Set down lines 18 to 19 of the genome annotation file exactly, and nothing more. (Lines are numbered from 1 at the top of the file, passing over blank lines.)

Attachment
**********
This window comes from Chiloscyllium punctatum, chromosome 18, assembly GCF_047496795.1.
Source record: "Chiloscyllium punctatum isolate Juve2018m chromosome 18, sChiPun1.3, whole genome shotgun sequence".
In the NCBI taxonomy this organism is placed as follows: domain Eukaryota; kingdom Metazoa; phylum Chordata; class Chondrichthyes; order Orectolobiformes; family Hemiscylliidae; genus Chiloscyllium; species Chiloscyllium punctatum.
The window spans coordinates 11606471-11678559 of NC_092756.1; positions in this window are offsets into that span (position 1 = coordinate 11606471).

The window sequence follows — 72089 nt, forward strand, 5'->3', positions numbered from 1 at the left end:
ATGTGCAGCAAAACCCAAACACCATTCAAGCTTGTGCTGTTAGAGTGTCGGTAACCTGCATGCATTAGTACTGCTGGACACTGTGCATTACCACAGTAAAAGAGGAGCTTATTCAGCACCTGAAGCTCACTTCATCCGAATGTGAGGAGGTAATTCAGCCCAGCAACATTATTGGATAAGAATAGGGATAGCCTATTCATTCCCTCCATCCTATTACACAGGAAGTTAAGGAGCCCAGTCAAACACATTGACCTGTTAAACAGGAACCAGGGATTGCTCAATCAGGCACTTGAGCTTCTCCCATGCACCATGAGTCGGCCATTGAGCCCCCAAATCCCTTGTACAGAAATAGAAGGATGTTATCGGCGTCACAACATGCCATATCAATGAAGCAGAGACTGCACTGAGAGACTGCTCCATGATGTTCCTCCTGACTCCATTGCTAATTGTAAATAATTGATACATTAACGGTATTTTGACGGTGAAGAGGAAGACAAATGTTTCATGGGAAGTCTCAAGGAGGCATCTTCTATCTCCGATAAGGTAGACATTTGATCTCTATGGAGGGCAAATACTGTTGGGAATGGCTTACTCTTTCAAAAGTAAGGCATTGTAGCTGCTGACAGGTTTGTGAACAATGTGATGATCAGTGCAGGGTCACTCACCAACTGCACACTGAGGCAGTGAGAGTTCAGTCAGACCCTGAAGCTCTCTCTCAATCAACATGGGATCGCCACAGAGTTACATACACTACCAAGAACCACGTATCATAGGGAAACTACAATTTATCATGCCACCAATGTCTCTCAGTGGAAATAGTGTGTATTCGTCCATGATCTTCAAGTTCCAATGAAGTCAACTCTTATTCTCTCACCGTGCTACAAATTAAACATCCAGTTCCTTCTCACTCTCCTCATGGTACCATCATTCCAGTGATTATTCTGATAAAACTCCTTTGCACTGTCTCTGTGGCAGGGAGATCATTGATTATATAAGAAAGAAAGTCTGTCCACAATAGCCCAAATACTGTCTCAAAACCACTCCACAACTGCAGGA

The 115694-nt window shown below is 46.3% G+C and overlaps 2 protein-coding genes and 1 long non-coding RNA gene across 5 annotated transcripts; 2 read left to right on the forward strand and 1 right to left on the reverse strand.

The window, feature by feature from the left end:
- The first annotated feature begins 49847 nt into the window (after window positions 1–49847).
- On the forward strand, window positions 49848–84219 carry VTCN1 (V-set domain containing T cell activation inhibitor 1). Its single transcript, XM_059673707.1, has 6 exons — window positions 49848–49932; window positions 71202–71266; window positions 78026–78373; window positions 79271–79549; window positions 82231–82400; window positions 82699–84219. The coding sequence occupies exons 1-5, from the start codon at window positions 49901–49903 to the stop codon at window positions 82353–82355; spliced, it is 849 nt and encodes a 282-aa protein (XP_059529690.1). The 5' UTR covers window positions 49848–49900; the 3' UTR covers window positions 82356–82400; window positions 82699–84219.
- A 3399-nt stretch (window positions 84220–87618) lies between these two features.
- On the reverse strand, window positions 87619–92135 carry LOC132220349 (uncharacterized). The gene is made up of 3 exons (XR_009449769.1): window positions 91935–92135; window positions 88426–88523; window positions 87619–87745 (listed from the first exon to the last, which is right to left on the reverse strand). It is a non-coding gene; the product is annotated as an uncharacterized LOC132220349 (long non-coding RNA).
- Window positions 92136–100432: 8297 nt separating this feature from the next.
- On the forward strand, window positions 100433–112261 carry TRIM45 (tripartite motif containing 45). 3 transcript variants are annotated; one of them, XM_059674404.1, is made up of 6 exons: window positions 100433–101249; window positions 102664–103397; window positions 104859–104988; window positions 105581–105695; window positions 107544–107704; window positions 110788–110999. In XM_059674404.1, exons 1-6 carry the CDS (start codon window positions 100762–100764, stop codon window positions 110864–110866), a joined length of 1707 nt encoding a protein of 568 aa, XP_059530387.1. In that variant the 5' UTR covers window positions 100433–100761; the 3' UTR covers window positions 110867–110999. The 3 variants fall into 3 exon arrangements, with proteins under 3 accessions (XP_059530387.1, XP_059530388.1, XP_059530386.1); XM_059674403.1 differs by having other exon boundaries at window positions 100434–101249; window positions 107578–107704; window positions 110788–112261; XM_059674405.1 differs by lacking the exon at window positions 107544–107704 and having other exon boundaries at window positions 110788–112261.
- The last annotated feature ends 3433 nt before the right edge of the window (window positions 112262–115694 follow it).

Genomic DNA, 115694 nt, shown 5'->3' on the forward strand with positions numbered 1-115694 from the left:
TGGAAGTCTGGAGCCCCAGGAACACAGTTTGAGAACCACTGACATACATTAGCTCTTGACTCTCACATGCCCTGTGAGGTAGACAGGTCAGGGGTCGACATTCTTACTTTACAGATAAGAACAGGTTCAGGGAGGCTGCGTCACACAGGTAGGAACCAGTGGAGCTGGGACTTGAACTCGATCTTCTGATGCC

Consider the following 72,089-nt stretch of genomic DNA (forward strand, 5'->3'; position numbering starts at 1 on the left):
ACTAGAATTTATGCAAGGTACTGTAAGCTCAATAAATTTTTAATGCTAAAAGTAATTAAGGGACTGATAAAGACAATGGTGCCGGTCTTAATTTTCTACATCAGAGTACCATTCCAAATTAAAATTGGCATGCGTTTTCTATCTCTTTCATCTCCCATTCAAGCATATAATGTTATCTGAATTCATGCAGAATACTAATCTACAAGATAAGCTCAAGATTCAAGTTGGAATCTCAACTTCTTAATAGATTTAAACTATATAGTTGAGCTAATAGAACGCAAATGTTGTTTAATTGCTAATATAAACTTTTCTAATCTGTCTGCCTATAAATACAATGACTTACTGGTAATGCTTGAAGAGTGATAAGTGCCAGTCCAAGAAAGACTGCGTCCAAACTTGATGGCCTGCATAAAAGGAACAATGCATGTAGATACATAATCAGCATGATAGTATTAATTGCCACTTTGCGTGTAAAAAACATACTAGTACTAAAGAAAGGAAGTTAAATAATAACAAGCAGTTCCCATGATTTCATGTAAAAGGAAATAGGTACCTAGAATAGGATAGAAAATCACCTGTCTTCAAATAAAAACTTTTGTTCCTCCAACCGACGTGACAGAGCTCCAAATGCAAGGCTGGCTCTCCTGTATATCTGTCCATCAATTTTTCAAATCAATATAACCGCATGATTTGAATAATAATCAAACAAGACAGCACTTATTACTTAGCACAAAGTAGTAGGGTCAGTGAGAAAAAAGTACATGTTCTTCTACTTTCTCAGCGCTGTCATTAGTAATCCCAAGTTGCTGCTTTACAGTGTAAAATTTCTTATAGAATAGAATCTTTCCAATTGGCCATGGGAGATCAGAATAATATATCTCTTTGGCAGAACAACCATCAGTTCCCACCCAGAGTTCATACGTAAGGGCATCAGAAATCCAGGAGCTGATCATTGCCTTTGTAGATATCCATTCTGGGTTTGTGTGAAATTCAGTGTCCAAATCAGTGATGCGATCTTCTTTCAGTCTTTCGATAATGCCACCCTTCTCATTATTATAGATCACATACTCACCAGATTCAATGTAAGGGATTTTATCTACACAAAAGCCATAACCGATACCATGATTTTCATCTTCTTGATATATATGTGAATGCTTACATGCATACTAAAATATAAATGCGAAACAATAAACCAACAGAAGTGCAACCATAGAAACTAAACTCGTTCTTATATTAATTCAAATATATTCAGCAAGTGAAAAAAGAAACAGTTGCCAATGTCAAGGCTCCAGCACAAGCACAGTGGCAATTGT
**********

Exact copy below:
Consider the following 72,089-nt stretch of genomic DNA (forward strand, 5'->3'; position numbering starts at 1 on the left):
ACTAGAATTTATGCAAGGTACTGTAAGCTCAATAAATTTTTAATGCTAAAAGTAATTAAGGGACTGATAAAGACAATGGTGCCGGTCTTAATTTTCTACATCAGAGTACCATTCCAAATTAAAATTGGCATGCGTTTTCTATCTCTTTCATCTCCCATTCAAGCATATAATGTTATCTGAATTCATGCAGAATACTAATCTACAAGATAAGCTCAAGATTCAAGTTGGAATCTCAACTTCTTAATAGATTTAAACTATATAGTTGAGCTAATAGAACGCAAATGTTGTTTAATTGCTAATATAAACTTTTCTAATCTGTCTGCCTATAAATACAATGACTTACTGGTAATGCTTGAAGAGTGATAAGTGCCAGTCCAAGAAAGACTGCGTCCAAACTTGATGGCCTGCATAAAAGGAACAATGCATGTAGATACATAATCAGCATGATAGTATTAATTGCCACTTTGCGTGTAAAAAACATACTAGTACTAAAGAAAGGAAGTTAAATAATAACAAGCAGTTCCCATGATTTCATGTAAAAGGAAATAGGTACCTAGAATAGGATAGAAAATCACCTGTCTTCAAATAAAAACTTTTGTTCCTCCAACCGACGTGACAGAGCTCCAAATGCAAGGCTGGCTCTCCTGTATATCTGTCCATCAATTTTTCAAATCAATATAACCGCATGATTTGAATAATAATCAAACAAGACAGCACTTATTACTTAGCACAAAGTAGTAGGGTCAGTGAGAAAAAAGTACATGTTCTTCTACTTTCTCAGCGCTGTCATTAGTAATCCCAAGTTGCTGCTTTACAGTGTAAAATTTCTTATAGAATAGAATCTTTCCAATTGGCCATGGGAGATCAGAATAATATATCTCTTTGGCAGAACAACCATCAGTTCCCACCCAGAGTTCATACGTAAGGGCATCAGAAATCCAGGAGCTGATCATTGCCTTTGTAGATATCCATTCTGGGTTTGTGTGAAATTCAGTGTCCAAATCAGTGATGCGATCTTCTTTCAGTCTTTCGATAATGCCACCCTTCTCATTATTATAGATCACATACTCACCAGATTCAATGTAAGGGATTTTATCTACACAAAAGCCATAACCGATACCATGATTTTCATCTTCTTGATATATATGTGAATGCTTACATGCATACTAAAATATAAATGCGAAACAATAAACCAACAGAAGTGCAACCATAGAAACTAAACTCGTTCTTATATTAATTCAAATATATTCAGCAAGTGAAAAAAGAAACAGTTGCCAATGTCAAGGCTCCAGCACAAGCACAGTGGCAATTGT